Ti said...

Awesome article! I wish there were more people like you who actually think about their individual impact, and actually feel like it matters. But that also requires responsibility which we are taught is not "fun", or is not cool. Thinking about the reality behind what we consume in our culture is considered parallel with liberal elitism or is smacked with a label like "tree hugging" (which is just fine with me) right off the bat, when in fact it can be as simple as just plain not wanting added chemicals in your meat for example. It shouldn't be a politically charged stereotype to be healthy. I often debate this issue with friends and acquaintences, and we always come back to the question: "how can giant corporations be forced to change wasteful practices?", and we always come back to the same answer: it has to become culturally trendy to be thoughtful and to decide as a culture what will profit. The greatest amount of power we hold is in where we collectively decide to put our money... (and maybe our veggie gardens.) ;)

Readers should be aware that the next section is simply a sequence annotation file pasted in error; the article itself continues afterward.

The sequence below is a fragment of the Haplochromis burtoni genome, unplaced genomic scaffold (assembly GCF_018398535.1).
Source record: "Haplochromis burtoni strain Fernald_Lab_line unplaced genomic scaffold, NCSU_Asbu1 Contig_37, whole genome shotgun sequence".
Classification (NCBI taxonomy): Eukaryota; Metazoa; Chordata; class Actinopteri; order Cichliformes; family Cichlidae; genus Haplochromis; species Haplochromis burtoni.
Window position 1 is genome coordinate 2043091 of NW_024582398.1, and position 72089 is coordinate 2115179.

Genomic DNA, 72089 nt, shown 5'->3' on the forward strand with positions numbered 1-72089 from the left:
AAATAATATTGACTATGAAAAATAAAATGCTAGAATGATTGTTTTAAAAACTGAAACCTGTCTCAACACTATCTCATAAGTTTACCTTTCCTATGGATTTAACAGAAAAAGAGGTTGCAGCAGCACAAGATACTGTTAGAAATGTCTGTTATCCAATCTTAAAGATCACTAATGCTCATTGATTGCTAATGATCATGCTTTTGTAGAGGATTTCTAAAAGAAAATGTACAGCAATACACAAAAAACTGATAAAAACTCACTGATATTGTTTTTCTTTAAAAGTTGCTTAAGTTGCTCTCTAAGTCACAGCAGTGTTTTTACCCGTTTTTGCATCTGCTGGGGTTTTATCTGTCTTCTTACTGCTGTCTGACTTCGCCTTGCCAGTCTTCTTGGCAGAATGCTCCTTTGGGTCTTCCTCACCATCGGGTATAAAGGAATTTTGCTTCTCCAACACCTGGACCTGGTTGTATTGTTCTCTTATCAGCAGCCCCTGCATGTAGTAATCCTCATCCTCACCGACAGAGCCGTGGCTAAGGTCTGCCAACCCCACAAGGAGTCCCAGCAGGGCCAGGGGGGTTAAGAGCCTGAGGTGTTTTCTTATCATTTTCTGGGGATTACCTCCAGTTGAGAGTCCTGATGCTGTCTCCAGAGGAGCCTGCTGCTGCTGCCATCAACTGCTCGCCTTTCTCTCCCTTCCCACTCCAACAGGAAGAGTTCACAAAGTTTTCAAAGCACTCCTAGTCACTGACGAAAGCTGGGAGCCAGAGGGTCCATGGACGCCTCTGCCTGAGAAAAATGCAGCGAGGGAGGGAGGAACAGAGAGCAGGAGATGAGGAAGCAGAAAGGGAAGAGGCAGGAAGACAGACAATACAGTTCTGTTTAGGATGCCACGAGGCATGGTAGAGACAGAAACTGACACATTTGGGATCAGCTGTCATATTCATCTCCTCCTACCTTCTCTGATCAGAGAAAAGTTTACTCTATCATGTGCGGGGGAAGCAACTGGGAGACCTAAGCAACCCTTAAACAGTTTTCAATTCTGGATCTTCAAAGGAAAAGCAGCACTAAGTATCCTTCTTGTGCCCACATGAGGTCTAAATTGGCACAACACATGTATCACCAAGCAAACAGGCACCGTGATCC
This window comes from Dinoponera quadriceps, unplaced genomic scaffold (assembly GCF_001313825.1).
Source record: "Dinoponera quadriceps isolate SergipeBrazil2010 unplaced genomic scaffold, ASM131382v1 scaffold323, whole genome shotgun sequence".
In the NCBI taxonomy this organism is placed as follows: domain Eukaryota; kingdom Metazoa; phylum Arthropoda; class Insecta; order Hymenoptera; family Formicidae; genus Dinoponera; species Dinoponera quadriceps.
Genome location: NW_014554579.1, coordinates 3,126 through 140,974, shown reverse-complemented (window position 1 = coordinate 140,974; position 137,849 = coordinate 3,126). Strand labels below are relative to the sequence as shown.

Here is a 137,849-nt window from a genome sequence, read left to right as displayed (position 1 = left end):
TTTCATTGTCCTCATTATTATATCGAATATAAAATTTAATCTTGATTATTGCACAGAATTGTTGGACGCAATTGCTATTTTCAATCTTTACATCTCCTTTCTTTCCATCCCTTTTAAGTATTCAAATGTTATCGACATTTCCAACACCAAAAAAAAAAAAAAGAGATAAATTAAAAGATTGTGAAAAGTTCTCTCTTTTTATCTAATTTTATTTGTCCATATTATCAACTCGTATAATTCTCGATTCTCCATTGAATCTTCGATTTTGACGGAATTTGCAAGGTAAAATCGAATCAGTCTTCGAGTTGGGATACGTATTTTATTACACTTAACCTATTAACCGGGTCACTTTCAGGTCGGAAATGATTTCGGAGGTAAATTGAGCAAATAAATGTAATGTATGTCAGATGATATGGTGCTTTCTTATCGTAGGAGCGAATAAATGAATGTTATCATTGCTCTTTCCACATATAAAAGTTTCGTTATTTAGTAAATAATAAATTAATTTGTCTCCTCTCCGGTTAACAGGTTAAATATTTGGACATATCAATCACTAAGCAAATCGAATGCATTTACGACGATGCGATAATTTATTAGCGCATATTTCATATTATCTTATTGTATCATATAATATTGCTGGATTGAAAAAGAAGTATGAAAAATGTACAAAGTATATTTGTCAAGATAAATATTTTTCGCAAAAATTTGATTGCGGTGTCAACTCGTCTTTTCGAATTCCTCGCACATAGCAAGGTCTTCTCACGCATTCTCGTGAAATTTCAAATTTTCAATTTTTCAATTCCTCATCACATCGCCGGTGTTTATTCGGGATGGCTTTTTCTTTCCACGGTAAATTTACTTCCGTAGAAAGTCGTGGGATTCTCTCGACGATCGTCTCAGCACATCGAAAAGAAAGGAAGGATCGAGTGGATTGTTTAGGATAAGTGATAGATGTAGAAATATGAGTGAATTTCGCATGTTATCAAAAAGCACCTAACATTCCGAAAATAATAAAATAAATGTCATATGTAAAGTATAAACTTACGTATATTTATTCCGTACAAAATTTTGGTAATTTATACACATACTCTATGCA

Great comment above about grass-fed cows. So true! Most of the cows raised for mass production of beef are very ill and have all sorts of problems due to being corn fed, which leads to many nutritional deficiencies. Once we actually take it upon ourselves to research what we're using to fuel our bodies, then we've got to pass it on to cement the cultural change.